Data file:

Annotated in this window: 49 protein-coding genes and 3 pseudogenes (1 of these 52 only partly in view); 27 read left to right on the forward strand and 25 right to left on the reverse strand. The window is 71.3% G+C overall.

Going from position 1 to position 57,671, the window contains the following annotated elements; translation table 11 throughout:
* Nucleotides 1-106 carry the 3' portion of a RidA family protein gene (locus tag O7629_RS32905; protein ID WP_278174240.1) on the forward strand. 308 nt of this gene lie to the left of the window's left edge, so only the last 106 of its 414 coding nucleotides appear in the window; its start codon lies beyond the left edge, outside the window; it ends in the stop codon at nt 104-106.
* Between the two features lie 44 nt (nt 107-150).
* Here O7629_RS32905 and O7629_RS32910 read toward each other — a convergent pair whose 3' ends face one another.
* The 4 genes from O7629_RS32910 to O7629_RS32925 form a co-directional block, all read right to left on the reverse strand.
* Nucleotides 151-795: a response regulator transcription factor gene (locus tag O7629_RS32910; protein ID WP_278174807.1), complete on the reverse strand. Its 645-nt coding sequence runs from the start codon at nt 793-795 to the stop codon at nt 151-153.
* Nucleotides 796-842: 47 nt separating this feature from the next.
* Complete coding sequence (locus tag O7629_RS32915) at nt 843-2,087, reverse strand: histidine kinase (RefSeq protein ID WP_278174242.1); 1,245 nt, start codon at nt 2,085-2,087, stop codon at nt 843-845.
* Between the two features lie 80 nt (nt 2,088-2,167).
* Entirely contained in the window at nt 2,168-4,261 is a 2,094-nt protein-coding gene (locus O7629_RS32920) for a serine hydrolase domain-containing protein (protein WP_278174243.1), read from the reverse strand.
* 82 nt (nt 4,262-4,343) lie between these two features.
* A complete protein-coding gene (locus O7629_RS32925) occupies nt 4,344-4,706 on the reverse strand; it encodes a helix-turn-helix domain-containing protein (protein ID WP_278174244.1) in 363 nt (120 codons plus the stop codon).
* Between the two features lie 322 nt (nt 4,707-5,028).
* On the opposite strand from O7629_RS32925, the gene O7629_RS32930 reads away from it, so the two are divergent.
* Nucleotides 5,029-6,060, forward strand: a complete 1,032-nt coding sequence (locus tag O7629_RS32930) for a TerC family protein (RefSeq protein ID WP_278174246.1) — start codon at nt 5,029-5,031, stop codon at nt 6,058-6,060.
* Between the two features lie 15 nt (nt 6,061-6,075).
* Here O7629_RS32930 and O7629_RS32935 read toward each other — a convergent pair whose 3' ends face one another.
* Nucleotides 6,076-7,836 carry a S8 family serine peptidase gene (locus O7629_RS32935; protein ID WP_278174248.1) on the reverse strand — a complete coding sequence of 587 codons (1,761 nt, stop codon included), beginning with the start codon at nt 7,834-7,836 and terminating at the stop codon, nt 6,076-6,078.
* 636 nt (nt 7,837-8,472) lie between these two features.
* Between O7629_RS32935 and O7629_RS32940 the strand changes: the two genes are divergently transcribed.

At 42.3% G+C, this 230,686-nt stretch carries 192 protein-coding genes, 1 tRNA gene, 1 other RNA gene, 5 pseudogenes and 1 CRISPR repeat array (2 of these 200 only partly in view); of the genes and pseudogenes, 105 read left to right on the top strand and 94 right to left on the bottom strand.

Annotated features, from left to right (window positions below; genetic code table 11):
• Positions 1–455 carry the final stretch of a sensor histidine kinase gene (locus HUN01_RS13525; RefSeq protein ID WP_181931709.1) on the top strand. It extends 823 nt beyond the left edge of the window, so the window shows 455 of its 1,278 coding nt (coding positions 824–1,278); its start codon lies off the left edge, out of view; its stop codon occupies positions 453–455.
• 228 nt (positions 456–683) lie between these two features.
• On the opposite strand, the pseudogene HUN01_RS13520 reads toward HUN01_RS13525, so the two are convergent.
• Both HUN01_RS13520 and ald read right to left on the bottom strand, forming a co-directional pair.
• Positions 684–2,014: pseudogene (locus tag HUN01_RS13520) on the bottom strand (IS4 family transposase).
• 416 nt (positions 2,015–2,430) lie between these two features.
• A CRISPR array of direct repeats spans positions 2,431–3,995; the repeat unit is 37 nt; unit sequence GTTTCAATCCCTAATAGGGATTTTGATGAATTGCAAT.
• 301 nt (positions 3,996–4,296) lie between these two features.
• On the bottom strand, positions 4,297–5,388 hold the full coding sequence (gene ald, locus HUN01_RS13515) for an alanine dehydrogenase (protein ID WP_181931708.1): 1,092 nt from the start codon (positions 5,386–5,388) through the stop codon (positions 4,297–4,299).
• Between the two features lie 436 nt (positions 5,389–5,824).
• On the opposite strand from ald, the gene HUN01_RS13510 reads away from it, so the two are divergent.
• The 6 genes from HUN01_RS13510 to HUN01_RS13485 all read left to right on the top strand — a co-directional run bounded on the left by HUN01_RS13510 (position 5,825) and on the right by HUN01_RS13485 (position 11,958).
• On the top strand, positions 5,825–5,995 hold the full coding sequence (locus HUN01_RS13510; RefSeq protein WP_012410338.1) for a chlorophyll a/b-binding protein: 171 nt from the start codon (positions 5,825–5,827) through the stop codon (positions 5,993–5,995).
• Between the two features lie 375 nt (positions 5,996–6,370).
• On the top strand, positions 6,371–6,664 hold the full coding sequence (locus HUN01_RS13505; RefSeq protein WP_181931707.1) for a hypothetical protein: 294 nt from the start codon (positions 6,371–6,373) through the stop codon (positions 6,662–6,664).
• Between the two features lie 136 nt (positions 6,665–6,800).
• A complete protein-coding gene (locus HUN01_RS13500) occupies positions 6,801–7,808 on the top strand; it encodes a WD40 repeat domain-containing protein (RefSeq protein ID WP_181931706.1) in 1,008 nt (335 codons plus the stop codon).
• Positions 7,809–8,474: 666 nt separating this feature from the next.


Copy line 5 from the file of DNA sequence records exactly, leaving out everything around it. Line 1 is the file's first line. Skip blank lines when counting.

* Here O7629_RS32905 and O7629_RS32910 read toward each other — a convergent pair whose 3' ends face one another.